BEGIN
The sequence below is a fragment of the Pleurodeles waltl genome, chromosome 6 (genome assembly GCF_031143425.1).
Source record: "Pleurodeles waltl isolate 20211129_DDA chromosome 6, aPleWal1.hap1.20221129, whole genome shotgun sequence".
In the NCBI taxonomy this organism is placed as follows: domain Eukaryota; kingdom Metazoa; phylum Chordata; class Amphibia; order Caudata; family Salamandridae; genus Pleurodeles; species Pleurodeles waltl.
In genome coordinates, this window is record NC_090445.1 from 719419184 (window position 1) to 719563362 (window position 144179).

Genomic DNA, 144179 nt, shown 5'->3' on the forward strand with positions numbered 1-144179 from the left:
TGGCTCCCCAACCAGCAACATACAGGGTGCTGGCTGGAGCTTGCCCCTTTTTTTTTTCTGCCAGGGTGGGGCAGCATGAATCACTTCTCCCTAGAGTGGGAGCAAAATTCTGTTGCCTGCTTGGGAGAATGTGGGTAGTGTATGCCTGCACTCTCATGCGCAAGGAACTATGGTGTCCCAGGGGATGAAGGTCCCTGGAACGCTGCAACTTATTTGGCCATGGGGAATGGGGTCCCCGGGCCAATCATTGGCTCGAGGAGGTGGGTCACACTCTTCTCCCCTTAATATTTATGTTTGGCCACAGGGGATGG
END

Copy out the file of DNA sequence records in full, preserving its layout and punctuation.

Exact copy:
The sequence below is a fragment of the Pleurodeles waltl genome, chromosome 6 (genome assembly GCF_031143425.1).
Source record: "Pleurodeles waltl isolate 20211129_DDA chromosome 6, aPleWal1.hap1.20221129, whole genome shotgun sequence".
In the NCBI taxonomy this organism is placed as follows: domain Eukaryota; kingdom Metazoa; phylum Chordata; class Amphibia; order Caudata; family Salamandridae; genus Pleurodeles; species Pleurodeles waltl.
In genome coordinates, this window is record NC_090445.1 from 719419184 (window position 1) to 719563362 (window position 144179).

Genomic DNA, 144179 nt, shown 5'->3' on the forward strand with positions numbered 1-144179 from the left:
TGGCTCCCCAACCAGCAACATACAGGGTGCTGGCTGGAGCTTGCCCCTTTTTTTTTTCTGCCAGGGTGGGGCAGCATGAATCACTTCTCCCTAGAGTGGGAGCAAAATTCTGTTGCCTGCTTGGGAGAATGTGGGTAGTGTATGCCTGCACTCTCATGCGCAAGGAACTATGGTGTCCCAGGGGATGAAGGTCCCTGGAACGCTGCAACTTATTTGGCCATGGGGAATGGGGTCCCCGGGCCAATCATTGGCTCGAGGAGGTGGGTCACACTCTTCTCCCCTTAATATTTATGTTTGGCCACAGGGGATGG